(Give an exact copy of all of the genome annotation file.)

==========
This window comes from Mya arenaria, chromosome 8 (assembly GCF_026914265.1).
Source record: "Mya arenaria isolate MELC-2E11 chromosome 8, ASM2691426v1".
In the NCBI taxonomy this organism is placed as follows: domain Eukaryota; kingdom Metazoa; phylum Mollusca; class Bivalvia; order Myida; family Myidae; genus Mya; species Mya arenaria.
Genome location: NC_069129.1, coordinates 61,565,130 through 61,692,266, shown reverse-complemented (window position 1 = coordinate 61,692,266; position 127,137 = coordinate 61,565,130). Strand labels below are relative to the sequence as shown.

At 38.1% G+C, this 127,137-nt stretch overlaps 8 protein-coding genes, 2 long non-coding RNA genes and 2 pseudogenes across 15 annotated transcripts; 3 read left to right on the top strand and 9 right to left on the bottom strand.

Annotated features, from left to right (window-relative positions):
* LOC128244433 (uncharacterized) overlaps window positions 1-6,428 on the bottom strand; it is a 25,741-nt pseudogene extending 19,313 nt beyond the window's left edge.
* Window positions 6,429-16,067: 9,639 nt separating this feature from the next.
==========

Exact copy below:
This window comes from Mya arenaria, chromosome 8 (assembly GCF_026914265.1).
Source record: "Mya arenaria isolate MELC-2E11 chromosome 8, ASM2691426v1".
In the NCBI taxonomy this organism is placed as follows: domain Eukaryota; kingdom Metazoa; phylum Mollusca; class Bivalvia; order Myida; family Myidae; genus Mya; species Mya arenaria.
Genome location: NC_069129.1, coordinates 61,565,130 through 61,692,266, shown reverse-complemented (window position 1 = coordinate 61,692,266; position 127,137 = coordinate 61,565,130). Strand labels below are relative to the sequence as shown.

At 38.1% G+C, this 127,137-nt stretch overlaps 8 protein-coding genes, 2 long non-coding RNA genes and 2 pseudogenes across 15 annotated transcripts; 3 read left to right on the top strand and 9 right to left on the bottom strand.

Annotated features, from left to right (window-relative positions):
* LOC128244433 (uncharacterized) overlaps window positions 1-6,428 on the bottom strand; it is a 25,741-nt pseudogene extending 19,313 nt beyond the window's left edge.
* Window positions 6,429-16,067: 9,639 nt separating this feature from the next.